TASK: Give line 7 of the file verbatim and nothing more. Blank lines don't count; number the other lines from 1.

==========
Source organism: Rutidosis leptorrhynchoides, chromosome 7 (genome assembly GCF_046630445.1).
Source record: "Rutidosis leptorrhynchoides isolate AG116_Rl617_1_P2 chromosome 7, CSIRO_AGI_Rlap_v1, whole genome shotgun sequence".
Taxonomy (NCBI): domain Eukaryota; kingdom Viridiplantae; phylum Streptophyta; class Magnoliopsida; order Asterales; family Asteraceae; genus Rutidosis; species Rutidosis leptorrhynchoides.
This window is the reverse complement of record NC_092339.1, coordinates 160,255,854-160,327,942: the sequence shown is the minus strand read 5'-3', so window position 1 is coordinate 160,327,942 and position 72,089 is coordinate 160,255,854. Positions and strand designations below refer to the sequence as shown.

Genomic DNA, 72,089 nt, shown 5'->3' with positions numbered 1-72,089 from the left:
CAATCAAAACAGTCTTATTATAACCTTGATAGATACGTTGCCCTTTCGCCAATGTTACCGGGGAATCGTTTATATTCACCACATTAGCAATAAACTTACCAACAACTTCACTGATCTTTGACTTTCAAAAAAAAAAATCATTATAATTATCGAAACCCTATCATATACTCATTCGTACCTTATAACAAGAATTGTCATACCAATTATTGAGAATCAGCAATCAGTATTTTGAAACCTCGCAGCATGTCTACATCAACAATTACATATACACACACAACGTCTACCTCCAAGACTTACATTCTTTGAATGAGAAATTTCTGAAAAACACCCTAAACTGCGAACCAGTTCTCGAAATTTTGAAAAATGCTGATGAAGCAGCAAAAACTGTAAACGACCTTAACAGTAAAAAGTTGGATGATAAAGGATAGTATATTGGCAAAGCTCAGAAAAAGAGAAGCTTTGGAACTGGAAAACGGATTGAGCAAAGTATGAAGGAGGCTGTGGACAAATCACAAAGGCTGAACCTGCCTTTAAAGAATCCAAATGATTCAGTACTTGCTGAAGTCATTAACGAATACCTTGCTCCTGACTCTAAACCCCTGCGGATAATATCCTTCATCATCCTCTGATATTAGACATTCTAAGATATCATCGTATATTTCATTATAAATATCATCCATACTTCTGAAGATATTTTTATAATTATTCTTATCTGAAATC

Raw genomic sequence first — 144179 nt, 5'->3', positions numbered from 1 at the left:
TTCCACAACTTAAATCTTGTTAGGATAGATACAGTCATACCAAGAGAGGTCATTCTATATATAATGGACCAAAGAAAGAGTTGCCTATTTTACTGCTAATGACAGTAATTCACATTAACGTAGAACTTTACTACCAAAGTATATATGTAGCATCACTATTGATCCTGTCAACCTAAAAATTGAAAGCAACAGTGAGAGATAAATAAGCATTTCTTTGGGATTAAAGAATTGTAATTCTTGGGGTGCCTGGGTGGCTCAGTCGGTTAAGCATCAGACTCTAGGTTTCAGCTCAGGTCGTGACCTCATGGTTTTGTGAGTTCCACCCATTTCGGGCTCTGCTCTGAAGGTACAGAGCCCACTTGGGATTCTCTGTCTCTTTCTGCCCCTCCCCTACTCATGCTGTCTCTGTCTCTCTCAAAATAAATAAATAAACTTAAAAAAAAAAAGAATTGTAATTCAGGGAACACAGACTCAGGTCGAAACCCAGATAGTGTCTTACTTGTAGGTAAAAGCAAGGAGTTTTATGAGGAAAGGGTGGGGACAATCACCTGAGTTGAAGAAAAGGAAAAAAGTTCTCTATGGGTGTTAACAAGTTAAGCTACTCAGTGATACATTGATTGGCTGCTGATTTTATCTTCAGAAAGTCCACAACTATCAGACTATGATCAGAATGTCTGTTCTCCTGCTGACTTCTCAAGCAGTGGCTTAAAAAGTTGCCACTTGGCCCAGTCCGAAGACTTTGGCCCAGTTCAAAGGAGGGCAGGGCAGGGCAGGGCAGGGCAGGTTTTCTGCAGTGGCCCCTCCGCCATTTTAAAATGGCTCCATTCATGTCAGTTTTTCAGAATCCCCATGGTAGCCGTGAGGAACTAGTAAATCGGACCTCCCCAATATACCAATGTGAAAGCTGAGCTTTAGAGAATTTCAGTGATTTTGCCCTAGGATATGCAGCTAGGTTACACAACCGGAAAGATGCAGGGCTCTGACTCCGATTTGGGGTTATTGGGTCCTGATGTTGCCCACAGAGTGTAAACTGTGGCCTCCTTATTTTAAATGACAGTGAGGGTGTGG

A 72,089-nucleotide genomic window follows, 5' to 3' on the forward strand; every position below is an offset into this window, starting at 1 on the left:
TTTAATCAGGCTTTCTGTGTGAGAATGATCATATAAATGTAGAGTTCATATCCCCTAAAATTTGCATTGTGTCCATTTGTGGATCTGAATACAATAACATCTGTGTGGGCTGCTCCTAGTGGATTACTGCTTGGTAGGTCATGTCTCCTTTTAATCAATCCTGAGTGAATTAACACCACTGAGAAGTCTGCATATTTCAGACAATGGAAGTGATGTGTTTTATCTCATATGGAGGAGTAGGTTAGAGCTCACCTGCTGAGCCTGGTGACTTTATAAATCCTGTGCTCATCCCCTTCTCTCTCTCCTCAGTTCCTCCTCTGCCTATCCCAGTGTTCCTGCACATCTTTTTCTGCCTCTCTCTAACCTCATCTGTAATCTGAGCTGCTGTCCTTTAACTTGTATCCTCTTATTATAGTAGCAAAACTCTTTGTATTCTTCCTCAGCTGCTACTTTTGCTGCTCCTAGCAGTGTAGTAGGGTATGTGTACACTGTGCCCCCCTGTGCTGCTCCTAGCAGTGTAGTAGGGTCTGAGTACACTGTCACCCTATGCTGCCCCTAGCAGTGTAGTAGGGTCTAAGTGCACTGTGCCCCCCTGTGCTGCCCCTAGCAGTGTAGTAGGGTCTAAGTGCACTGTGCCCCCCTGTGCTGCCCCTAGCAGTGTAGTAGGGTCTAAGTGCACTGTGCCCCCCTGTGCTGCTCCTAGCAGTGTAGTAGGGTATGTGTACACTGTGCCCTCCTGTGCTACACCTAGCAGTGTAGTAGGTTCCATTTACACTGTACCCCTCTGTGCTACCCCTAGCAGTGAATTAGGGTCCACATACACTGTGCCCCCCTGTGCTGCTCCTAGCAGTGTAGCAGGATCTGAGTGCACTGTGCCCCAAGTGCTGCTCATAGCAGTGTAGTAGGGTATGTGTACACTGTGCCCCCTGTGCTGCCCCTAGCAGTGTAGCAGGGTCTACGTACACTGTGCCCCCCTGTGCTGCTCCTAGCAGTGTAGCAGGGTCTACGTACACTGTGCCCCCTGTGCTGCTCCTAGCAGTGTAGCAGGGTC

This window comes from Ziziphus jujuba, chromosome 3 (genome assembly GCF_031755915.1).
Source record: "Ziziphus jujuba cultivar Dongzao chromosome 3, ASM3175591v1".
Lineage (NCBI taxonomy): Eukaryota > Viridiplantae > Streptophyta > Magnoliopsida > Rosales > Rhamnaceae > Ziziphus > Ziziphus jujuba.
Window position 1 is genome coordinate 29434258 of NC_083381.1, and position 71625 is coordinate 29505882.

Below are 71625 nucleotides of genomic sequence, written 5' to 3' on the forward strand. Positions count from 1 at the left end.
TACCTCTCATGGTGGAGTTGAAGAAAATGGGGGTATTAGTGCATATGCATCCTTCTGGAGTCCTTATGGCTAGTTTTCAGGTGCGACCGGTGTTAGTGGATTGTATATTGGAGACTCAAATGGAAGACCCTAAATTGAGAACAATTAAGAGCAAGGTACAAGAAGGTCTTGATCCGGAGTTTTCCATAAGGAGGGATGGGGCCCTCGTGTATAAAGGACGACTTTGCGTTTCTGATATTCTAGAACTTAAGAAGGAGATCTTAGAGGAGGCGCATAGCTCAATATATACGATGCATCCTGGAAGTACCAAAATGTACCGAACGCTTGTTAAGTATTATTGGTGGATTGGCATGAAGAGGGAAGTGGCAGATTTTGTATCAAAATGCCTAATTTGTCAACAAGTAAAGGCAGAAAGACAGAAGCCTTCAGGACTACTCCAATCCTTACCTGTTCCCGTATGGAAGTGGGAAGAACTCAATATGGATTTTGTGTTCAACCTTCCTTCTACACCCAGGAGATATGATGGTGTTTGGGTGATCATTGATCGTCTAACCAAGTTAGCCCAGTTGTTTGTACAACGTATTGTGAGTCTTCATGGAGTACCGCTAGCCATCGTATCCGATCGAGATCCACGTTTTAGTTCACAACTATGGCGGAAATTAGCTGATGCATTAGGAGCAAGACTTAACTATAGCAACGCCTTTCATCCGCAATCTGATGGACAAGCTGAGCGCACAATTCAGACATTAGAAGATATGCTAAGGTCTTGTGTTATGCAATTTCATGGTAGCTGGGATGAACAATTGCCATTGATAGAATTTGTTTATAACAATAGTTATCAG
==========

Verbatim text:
Raw genomic sequence first — 144179 nt, 5'->3', positions numbered from 1 at the left: